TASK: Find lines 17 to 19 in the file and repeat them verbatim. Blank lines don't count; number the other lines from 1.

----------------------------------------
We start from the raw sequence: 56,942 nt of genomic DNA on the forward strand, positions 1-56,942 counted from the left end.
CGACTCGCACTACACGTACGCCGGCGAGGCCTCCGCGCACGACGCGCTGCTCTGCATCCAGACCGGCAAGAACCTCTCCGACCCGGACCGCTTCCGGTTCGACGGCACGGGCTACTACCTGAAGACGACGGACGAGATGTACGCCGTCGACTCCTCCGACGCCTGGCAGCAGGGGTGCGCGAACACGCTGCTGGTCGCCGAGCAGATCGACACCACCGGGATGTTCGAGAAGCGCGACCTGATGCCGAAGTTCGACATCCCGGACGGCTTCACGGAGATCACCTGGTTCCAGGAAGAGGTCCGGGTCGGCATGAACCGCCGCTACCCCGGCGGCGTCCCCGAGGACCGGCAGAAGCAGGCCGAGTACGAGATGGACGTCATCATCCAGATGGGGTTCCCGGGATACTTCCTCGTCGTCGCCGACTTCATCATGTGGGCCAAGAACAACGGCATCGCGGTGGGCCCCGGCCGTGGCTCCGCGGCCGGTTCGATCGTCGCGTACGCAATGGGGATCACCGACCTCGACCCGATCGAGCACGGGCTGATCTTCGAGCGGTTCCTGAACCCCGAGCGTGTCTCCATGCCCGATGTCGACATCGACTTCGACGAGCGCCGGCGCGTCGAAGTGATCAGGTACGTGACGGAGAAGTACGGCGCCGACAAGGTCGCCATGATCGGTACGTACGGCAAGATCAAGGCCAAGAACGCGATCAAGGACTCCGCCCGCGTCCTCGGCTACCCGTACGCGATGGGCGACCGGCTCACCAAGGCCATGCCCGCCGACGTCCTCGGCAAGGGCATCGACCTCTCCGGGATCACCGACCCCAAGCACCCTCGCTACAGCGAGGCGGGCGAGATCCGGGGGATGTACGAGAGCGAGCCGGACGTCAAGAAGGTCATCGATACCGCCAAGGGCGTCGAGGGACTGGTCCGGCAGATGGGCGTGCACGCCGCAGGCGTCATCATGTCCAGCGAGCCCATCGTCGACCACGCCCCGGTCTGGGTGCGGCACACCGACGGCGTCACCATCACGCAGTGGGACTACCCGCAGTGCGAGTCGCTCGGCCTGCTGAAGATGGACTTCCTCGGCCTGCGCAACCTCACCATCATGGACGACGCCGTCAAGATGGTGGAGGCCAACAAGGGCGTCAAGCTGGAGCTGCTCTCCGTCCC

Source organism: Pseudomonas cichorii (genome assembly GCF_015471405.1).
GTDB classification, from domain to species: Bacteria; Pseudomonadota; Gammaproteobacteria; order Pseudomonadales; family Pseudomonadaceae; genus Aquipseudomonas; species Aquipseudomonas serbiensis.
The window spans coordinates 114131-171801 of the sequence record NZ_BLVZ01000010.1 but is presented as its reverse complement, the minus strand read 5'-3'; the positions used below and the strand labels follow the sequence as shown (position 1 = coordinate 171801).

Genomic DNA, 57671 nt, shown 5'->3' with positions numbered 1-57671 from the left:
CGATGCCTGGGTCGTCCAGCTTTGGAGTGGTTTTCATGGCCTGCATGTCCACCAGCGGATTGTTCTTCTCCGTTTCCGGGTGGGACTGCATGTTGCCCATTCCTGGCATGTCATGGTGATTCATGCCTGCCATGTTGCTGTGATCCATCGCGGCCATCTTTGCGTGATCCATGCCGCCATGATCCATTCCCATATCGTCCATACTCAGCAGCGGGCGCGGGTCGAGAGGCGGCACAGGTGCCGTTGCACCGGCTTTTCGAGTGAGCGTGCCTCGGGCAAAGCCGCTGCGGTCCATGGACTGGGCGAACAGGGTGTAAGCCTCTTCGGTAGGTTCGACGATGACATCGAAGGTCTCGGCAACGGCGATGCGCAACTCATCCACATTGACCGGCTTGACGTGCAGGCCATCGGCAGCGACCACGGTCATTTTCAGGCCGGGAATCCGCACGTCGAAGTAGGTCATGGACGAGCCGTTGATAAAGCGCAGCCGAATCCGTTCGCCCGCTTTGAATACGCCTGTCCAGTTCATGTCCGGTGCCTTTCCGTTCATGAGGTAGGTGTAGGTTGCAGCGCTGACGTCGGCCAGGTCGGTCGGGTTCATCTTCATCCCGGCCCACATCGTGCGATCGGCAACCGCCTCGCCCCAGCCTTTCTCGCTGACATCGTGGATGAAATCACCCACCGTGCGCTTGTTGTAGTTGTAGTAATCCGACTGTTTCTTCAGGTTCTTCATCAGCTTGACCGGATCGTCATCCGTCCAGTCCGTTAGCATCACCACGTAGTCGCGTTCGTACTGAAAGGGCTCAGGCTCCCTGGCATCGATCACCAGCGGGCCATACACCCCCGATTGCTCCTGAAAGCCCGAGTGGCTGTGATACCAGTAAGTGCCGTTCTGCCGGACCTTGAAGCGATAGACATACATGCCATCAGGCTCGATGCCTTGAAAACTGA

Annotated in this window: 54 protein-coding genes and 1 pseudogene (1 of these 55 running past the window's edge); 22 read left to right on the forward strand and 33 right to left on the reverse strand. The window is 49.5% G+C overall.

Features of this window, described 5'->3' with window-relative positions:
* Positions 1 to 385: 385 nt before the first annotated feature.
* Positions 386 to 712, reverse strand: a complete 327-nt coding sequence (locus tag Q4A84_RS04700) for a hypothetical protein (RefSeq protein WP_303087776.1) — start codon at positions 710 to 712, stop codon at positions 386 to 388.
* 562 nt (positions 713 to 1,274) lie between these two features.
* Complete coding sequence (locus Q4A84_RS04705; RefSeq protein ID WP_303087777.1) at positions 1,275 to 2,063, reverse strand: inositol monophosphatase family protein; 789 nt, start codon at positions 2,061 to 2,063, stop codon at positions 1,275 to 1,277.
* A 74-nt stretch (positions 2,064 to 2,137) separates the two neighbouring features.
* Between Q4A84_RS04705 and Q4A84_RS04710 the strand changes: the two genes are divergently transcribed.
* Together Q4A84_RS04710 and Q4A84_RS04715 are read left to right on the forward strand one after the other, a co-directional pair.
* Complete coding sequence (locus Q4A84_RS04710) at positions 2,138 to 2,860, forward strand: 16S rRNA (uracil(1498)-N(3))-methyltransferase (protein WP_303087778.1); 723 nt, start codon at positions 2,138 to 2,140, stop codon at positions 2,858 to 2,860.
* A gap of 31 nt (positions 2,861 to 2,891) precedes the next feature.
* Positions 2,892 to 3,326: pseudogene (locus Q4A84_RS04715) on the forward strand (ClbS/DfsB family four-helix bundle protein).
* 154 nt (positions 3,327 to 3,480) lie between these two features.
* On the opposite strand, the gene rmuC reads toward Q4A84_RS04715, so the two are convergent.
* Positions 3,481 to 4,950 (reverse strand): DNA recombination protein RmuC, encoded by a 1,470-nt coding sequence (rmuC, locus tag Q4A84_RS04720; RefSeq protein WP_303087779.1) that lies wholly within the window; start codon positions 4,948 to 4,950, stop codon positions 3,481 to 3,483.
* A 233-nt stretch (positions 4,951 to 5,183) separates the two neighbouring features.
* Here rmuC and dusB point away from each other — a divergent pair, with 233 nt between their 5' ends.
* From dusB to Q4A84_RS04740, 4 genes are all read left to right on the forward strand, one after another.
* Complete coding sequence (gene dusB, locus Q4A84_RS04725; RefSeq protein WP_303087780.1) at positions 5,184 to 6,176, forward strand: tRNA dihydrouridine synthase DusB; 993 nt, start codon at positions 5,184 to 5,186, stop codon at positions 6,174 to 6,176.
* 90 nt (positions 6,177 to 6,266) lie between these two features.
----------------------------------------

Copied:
* Complete coding sequence (locus Q4A84_RS04710) at positions 2,138 to 2,860, forward strand: 16S rRNA (uracil(1498)-N(3))-methyltransferase (protein WP_303087778.1); 723 nt, start codon at positions 2,138 to 2,140, stop codon at positions 2,858 to 2,860.
* A gap of 31 nt (positions 2,861 to 2,891) precedes the next feature.
* Positions 2,892 to 3,326: pseudogene (locus Q4A84_RS04715) on the forward strand (ClbS/DfsB family four-helix bundle protein).